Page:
According to a government Web site, New Zealand has a human population of roughly 4 million and a sheep population of approximately 40 million. Some, namely environmental and animal rights advocacy groups, see this as a threat, or even a problem. The ethical questions and environmental hazards that arise from the ubiquity of the impossibly fluffy Ovis aries have inspired activist crusades and, in some cases, policy changes.
But for others, namely a Maui jazz-funk-rock operation called The Flying Sheep Problem, sheep don’t pose any issues—unless one involves a catapult, plane, spaceship or any other mechanism that can render them airborne. Including your mind.
The conundrum of gravity-defying livestock may have inspired the band’s name, but the guys are pretty tight-lipped when it comes to specifics.
“We don’t like to let on what it means,” says bass player Carey Jolliffe. “It could refer to insomnia.” Or genetic modification. Or misuse of cannons.
Those who count sheep in pursuit of unconsciousness may find solace in the first explanation. Those of us who can’t fall asleep—or do much of anything, really—without music should find comfort in the fact that whether the name came about randomly or was inspired by fear of the coming of the sheepocalypse, it’s the music that matters.
Their sound: Take Tool. Add Herbie Hancock. Mix in some Morphine and top it off with Coltrane. To the uninitiated, this mix may seem somewhat discordant. But with the right combination of musicians wielding the right kind of vision, it could actually work. It does for these guys.
“We all had the same idea of the kind of music we wanted to make,” Jolliffe says.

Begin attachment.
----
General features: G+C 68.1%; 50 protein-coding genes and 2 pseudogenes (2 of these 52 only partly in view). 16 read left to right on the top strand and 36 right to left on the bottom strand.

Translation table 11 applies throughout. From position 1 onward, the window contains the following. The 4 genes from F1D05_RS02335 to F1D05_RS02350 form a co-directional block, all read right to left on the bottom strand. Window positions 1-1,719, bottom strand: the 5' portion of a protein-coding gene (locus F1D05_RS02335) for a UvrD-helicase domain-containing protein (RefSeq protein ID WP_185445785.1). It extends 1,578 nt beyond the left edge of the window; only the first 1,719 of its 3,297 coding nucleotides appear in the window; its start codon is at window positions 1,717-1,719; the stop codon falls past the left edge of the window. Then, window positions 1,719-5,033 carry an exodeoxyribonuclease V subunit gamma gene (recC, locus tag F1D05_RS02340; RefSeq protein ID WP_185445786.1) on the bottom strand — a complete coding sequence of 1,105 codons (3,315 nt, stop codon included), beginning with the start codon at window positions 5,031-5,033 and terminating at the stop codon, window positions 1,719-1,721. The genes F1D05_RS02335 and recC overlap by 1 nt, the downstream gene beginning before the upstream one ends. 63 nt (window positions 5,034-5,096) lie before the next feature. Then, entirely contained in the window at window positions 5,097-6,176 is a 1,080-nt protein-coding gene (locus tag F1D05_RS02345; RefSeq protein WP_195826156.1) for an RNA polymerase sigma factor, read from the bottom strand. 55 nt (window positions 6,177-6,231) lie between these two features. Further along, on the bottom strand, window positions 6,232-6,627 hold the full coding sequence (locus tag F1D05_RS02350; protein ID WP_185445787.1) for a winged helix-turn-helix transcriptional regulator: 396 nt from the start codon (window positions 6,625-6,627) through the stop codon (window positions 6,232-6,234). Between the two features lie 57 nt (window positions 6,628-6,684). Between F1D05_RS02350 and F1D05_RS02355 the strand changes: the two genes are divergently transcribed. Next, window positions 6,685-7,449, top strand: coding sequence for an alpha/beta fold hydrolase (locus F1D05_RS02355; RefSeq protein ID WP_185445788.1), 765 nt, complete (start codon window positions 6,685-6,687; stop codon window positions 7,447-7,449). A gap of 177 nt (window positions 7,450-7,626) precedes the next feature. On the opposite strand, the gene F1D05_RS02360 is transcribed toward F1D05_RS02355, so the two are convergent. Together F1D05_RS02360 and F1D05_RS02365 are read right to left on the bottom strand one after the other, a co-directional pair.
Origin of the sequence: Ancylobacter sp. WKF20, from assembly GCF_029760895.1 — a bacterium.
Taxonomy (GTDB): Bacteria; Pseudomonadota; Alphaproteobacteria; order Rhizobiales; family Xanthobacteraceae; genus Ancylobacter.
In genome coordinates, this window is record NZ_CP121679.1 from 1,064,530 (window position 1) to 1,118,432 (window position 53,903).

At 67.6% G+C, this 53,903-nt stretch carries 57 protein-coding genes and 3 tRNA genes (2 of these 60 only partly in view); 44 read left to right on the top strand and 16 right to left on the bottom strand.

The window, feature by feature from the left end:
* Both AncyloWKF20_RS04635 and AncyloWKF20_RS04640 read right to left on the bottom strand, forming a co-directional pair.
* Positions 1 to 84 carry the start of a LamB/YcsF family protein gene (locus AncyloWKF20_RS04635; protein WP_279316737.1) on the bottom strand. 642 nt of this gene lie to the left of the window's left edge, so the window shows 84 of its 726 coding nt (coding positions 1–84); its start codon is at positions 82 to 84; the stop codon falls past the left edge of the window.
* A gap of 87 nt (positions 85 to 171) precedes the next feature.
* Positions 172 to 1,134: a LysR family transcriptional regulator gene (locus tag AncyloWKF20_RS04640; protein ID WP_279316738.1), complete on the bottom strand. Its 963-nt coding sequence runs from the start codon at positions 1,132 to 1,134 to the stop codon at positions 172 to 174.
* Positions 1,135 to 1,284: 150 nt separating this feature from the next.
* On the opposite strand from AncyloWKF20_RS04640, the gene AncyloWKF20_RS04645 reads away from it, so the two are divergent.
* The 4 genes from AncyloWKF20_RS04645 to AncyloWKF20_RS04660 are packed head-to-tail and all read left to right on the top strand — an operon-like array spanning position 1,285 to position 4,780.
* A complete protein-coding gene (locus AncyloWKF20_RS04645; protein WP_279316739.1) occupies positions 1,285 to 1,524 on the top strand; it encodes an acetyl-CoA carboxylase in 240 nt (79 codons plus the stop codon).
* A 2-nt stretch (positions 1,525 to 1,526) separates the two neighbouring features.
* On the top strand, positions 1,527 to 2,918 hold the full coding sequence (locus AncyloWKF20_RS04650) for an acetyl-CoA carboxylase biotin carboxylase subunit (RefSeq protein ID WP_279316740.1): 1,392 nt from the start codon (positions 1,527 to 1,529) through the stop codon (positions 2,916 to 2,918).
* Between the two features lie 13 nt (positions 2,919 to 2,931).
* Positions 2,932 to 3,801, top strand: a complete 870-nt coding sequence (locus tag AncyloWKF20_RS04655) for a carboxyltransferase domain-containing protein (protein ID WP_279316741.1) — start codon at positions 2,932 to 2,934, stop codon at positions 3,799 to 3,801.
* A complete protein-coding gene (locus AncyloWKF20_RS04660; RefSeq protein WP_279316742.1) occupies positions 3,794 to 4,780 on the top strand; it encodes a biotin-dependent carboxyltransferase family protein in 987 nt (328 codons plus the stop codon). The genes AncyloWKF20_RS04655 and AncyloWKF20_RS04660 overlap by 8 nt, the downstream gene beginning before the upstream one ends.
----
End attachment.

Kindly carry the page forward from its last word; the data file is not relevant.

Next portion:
Jolliffe, saxophonist Marshall Scott, drummer Phil Rummings and percussionist Adam Moor all arrived on Maui within months of each other. Each was a musician seeking a band. They came together by way of Craigslist, and discovered that their musical visions were very much in line. It took them nearly six months to fine tune this vision before they were ready to play out (roughly a year ago).
The result is a lively, quasi-jammy, near-jazz sound that gives equal weight to structure and improvisation. Theirs is a careful yet highly whimsical brand of musicianship.
“We try to play tight but we let ourselves go off on tangents,” Scott says. “Sometimes the tangents turn into something of their own.”
Highly improvised tangents are a double-edged sword when playing live: They are at once conducive to some impressive on-the-spot maneuvers and the thing that could derail an entire set. Yet they’re integral to The Flying Sheep Problem’s sound.
“We really do try and make things different every time,” says Jolliffe. “We go out to the edge and then we report back.”
To say you’d be hard-pressed to find an even vaguely similar band on-island would be a supreme understatement, but these guys would be an anomaly pretty much anywhere. Not many bands are likely to have set lists containing standbys like “My Favorite Things” next to songs written about dumpster divers. Their originals are mostly instrumentals, and aim to tell stories by way of things like melody and momentum, moods and textures.
They’re one of those bands that’s clearly having fun, which probably makes their stuff appeal most to musicians and others hip to the process of making music. Yet their sound, which teeters between catchy and dark, should appeal to anybody whose appreciation for music goes beyond treating it like wallpaper. MTW